“When working in consulting you get exposed to a wide range of different tasks across many different industries. And in that regard, it presents a steep learning curve over and over – which was really important for me, and something I believe people should strive for in their first job: the more growth opportunities the better. But on the other hand, choosing to work in consulting is a bit like not choosing anything. You effectively postpone the decision and keep all doors open so to speak – which can both be a good and bad thing. For me it was quite nice, I think.”
Kristina worked at McKinsey in Copenhagen for 3 years, whereafter she joined their office in Tokyo for 6 months to “mix things up and experience living in a completely different culture“. During her time in Copenhagen, she also played a role in several exciting projects abroad in Sweden, Great Britain, and The Netherlands to name a few.
I was curious as to what degree her engineering background was in use when working for various clients. How was it to work in consultancy with an engineering background?
“I would say there is a tendency for consultancy firms to hire more engineers these days. McKinsey works for a vast client-base where several of them are centered around science and technology. So it makes sense to hire people who know this space. So I think we were ~25-30% with an engineering background. However, you should not expect to work with complex machine learning models or apply the theory behind Fourier Transformations when joining McKinsey. Instead, it’s all about figuring out how you can use all of these exciting tools and how they fit into a business context. For example, I often ended up working with digital trends and how analytics and AI could be used to solve problems in non-data-driven industries. So my background was definitely beneficial when working with these kinds of clients, but not in the same way it would have been if I were to work in a more traditional engineering role”.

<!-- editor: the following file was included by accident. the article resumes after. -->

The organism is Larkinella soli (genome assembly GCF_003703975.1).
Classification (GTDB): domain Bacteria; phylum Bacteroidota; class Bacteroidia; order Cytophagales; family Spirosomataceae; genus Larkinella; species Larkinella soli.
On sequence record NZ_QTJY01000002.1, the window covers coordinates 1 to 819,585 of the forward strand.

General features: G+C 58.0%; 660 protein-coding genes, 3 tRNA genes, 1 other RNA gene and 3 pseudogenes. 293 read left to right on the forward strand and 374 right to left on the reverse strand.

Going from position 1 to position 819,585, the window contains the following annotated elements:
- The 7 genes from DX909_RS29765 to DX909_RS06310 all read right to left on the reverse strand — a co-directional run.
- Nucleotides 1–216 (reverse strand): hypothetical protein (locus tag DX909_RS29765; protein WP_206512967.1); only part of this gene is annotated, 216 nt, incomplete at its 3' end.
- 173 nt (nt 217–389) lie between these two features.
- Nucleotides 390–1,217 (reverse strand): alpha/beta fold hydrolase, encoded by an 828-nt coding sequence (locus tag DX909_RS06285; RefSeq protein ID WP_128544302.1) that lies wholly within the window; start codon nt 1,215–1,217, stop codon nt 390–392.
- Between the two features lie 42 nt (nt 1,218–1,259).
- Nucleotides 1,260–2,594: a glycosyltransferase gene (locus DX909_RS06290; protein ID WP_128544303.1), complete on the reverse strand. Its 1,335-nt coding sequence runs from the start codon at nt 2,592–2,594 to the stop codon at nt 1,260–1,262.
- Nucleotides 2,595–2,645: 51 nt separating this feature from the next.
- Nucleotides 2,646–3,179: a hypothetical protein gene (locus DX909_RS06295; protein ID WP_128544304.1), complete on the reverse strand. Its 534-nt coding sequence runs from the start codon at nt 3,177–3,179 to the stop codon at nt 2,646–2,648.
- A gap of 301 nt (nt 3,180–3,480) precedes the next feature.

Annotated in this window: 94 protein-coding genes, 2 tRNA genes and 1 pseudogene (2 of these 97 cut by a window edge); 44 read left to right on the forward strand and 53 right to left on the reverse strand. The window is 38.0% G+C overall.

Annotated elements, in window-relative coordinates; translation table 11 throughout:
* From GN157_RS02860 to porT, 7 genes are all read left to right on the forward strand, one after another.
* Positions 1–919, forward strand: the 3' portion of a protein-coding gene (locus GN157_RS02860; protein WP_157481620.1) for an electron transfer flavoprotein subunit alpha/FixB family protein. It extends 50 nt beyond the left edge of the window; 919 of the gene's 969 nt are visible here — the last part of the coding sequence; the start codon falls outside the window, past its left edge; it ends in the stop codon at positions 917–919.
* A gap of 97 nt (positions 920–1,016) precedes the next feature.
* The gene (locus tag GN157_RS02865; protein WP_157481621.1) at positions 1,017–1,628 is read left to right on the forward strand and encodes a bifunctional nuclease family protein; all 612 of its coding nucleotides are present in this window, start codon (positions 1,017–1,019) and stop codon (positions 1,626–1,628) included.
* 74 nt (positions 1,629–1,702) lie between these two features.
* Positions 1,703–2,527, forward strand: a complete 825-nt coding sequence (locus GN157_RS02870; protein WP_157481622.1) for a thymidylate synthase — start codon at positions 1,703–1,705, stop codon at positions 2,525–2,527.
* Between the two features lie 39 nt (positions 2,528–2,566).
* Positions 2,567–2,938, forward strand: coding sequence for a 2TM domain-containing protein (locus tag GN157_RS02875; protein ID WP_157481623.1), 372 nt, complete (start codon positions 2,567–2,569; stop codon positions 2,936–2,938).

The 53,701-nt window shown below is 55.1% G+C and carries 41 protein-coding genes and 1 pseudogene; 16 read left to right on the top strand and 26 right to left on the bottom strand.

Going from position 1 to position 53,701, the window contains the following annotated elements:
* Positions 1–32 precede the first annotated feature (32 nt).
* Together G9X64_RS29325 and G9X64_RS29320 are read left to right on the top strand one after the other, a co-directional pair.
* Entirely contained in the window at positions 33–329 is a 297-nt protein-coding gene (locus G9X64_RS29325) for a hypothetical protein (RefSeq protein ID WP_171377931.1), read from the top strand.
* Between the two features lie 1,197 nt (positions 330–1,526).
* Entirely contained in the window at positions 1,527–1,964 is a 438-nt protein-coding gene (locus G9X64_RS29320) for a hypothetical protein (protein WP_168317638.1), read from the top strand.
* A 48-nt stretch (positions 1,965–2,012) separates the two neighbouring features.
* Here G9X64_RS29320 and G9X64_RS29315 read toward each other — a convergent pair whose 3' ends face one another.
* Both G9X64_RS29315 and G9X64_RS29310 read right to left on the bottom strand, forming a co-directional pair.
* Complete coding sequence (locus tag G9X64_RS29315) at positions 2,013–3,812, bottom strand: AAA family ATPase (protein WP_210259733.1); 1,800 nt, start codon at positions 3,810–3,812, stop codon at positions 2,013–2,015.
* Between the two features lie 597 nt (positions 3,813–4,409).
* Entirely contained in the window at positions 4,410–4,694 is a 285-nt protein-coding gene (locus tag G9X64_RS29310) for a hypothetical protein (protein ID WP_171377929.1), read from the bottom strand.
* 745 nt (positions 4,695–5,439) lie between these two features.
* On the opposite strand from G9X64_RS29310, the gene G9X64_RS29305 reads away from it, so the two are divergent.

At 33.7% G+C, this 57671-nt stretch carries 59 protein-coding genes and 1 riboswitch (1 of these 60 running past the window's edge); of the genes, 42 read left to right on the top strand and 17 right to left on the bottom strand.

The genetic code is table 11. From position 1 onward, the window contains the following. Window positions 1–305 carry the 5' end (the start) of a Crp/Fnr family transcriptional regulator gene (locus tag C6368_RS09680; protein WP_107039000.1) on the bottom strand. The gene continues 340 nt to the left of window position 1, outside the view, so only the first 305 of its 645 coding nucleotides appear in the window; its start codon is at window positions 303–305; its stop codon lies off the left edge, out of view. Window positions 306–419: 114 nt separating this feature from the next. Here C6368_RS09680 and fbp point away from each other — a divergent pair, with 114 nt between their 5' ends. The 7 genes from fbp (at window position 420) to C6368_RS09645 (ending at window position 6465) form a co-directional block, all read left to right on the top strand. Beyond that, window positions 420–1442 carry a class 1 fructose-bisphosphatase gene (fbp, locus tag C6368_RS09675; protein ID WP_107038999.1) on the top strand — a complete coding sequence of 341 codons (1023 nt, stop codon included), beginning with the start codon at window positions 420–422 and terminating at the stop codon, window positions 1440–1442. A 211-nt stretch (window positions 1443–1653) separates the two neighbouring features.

Finally, we’ll wrap up what insights Kristina has given us and what we can learn from her story:
- Take advantage of the university structure and the low commitment of student jobs to try forces with several different places during your studies.
- Boost your luck and creative thinking by getting experience in unusual combinations.
- Combining engineering disciplines with a top-tier consultancy can quickly launch you onto the international scene.
If you have any comments or questions about the article or Conflux Insights in general, please reach out at firstname.lastname@example.org.
Thanks to Kristina Linde Hansen for sharing her experiences and career history with us.
This interview was performed and written by Jakob from Conflux.